Executing commands programmatically

Executing commands (e.g. from a SWT listener) is a pretty handy thing. You don’t have to care about, where the handler is registered, you simply execute the command via the ICommandService, the delegation is provided by the framework.


...
ICommandService commandService = (ICommandService)getViewSite().getService(ICommandService.class);
try {
commandService.getCommand("com.foo.the.command").executeWithChecks(new ExecutionEvent());
}
catch (Exception exception) {
logger.error(exception.getMessage(), exception);
}
...

There is just one thing about the snippet above that is bad: The way the ExecutionEvent is created. Using the default constructor results in hard time for a handler, as the HandlerUtil class cannot be used due to the missing context information. A better way is to pass on some parameters to the ExecutionEvent to be created. The most important one is the last parameter, the application context object. It can be obtained via the IEvaluationService.


...
ICommandService commandService = (ICommandService)getViewSite().getService(ICommandService.class);
IEvaluationService evaluationService = (IEvaluationService)getViewSite().getService(IEvaluationService.class);
try {
Command theCommand = commandService.getCommand("com.foo.the.command");
theCommand.executeWithChecks(new ExecutionEvent(theCommand, new HashMap(), control, evaluationService.getCurrentState()));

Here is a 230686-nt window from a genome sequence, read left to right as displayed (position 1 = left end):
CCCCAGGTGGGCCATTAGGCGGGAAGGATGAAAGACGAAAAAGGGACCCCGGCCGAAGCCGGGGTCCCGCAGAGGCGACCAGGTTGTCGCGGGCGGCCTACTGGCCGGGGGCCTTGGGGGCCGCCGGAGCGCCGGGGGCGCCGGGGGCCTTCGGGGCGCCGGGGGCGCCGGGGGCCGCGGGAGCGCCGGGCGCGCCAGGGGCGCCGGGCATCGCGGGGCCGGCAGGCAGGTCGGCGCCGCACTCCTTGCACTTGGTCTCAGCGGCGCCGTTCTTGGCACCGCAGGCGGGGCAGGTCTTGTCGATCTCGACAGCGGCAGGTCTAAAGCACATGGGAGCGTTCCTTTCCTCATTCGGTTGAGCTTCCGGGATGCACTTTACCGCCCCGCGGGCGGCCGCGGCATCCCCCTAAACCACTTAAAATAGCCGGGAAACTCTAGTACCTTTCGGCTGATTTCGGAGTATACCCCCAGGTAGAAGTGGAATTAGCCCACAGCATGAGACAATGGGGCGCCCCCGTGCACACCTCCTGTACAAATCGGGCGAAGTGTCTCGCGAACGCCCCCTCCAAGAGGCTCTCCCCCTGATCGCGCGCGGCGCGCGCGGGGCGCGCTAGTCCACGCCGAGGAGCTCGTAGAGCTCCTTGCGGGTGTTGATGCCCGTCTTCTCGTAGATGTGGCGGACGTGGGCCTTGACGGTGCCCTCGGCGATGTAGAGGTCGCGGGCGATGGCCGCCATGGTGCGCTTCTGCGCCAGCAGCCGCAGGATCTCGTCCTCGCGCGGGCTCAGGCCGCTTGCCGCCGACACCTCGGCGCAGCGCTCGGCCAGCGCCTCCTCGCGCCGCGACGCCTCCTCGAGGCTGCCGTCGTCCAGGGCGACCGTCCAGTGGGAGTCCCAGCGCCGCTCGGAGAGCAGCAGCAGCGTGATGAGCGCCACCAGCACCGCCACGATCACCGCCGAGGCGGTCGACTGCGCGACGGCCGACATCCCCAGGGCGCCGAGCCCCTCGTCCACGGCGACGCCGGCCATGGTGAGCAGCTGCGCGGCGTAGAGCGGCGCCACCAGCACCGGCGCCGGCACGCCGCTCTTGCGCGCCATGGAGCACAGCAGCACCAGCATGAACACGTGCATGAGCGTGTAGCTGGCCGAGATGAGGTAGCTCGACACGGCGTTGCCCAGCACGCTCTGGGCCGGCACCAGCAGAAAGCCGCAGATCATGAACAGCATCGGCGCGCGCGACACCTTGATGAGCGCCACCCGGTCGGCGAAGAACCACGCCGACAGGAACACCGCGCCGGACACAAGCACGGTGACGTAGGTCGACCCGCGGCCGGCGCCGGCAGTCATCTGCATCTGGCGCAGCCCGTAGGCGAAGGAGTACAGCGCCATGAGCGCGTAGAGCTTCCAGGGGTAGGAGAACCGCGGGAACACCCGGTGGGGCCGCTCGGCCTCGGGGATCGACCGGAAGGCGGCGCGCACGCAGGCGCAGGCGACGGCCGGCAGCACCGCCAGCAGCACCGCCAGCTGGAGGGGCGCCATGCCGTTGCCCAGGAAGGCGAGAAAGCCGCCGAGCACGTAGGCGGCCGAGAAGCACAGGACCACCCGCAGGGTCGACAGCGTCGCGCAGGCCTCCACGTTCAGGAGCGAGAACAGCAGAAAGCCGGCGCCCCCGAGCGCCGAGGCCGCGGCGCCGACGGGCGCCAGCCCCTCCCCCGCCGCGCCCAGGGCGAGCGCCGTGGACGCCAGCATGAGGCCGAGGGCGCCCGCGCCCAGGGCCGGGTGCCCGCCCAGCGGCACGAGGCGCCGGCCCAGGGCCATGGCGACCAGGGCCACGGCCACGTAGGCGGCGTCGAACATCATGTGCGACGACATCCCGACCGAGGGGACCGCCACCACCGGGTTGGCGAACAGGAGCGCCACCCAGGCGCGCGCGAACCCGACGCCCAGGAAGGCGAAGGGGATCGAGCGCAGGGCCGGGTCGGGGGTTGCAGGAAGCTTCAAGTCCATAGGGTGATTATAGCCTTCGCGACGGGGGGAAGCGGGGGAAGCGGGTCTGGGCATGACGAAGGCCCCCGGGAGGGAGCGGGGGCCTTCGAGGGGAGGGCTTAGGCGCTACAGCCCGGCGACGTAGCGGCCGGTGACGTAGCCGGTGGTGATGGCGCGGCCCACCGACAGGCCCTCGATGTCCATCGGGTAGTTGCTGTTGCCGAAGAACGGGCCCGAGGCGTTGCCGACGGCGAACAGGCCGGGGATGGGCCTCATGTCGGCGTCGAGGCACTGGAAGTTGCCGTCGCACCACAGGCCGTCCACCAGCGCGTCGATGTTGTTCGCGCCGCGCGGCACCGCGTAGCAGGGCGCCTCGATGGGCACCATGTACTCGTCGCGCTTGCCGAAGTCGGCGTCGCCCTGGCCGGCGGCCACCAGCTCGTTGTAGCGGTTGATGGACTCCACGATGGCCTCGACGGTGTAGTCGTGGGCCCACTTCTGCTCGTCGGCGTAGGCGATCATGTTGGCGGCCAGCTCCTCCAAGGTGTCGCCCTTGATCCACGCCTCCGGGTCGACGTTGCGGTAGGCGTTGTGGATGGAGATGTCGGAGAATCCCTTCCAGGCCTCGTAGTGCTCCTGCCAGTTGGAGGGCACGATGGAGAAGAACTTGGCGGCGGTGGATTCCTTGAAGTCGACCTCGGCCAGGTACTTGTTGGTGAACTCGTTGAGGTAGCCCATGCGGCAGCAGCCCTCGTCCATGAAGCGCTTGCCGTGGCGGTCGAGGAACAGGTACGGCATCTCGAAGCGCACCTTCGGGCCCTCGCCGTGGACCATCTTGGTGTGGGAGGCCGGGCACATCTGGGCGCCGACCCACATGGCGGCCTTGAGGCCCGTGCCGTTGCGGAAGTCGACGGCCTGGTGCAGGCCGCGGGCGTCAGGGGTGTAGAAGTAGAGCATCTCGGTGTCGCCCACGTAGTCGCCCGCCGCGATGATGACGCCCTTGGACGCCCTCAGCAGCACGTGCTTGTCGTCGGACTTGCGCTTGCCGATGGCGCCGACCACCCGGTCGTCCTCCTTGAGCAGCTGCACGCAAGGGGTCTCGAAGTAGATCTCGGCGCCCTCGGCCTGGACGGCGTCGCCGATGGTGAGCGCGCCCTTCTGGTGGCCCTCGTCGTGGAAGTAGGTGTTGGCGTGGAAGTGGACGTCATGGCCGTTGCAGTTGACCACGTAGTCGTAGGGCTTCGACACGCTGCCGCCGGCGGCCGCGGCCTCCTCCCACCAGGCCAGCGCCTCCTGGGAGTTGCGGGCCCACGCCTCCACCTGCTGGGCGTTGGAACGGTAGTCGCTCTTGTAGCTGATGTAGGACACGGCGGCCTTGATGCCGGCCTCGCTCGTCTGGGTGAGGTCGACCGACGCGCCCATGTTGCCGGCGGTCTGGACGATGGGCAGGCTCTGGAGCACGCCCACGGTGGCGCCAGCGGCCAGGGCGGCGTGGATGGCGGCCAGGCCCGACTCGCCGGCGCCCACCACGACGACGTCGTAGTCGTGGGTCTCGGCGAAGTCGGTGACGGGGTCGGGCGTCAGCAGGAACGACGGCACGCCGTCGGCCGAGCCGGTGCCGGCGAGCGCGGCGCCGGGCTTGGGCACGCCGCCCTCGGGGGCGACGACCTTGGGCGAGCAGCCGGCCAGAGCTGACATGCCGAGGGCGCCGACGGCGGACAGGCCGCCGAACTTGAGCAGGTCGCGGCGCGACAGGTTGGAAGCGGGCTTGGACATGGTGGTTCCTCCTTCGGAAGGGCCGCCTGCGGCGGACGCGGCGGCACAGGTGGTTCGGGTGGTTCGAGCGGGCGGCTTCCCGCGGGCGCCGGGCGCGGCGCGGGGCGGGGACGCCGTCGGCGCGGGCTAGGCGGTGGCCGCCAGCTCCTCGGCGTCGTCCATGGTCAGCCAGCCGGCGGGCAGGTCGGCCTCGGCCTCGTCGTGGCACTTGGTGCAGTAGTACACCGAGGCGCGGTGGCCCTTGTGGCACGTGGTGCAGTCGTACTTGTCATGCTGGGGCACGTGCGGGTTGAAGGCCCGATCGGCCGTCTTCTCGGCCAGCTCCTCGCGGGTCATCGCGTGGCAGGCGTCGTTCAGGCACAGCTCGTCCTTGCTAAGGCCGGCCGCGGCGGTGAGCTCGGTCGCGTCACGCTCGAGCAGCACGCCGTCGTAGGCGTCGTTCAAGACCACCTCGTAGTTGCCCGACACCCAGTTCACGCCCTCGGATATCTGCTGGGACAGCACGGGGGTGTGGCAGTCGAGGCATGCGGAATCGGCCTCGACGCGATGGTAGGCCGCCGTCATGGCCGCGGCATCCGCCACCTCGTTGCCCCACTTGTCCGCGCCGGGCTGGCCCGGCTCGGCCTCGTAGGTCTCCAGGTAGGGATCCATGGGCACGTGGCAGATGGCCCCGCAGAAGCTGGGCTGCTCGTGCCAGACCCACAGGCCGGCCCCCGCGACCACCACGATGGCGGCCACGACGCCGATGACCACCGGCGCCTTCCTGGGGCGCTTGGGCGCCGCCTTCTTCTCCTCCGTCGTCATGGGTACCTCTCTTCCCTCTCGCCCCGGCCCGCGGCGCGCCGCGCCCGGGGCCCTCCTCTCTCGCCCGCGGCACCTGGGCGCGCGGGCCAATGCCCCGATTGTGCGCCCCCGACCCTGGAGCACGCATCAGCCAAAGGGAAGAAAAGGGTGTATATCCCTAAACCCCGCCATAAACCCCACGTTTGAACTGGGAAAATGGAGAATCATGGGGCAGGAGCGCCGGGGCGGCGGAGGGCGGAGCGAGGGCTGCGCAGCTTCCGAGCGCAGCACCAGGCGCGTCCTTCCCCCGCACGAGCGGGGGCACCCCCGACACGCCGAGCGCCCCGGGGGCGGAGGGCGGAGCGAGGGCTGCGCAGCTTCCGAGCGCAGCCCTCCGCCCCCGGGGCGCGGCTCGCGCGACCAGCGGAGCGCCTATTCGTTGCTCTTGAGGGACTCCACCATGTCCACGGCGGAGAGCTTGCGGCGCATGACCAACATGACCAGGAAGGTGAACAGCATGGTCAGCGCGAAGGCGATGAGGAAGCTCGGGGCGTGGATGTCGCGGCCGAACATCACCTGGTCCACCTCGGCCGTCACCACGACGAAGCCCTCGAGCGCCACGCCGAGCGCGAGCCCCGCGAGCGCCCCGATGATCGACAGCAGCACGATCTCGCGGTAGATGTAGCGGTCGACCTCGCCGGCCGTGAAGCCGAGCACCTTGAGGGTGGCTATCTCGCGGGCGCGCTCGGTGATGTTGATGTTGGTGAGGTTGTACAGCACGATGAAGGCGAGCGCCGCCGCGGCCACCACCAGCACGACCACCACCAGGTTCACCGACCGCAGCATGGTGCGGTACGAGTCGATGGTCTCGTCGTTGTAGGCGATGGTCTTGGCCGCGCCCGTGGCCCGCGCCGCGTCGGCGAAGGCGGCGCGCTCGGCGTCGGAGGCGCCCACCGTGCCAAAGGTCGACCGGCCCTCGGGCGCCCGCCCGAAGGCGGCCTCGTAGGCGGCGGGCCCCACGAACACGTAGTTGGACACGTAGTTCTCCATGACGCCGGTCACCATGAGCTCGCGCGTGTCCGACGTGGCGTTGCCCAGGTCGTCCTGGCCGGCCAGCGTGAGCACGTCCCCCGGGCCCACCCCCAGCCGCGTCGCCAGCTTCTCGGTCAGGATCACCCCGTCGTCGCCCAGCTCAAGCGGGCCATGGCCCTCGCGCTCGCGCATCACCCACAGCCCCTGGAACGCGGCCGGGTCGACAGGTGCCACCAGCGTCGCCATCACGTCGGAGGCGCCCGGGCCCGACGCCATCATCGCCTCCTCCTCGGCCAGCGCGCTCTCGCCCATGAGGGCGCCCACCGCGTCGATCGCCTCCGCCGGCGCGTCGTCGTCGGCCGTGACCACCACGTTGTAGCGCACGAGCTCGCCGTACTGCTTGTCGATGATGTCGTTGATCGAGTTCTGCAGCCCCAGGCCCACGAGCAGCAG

}
catch (Exception exception) {
logger.error(exception.getMessage(), exception);
}
...

This command invokation can be processed by any handler using the HandlerUtil class.

Tuning Xpand Templates

Our current project is model driven, using MWE, Xpand & Xtend. Right at the beginning, our templates were really fast and the round trip time was fairly acceptable. By now, our model contains quite a lot of elements and a generator run takes far more time than before. So I had a look what can be done to tune our templates a little.
When studying the Xpand docs, I found something interesting: The cached keyword for Xtend functions. A return value of cached functions is stored for the given parameter(s) and this turns out to be very useful. We have a lot of typeSelect() operations to do something on specific model types, for example on all our Services, in both Xpand templates and Xtend functions.
... eRootContainer.eAllContents.typeSelect(Service) ...
This statement results in scanning the whole model for elements of the desired type. Usually you expect the result to be the same each time (at least you should hope). This piece of code is a perfect example for a cached Xtend function that replaces all occurrences of the upper statement.

cached List[Service] services(EObject eRootContainer):
eRootContainer.eAllContents.typeSelect(Service);

So the model is scanned only once, as the eRootContainer is always the same object. This saves a lot of time. If you provide such a function for each type you need, your templates will be processed much faster. I know, caching is a little dangerous, but well dosed it can be quite useful and reduces the required time for a round trip.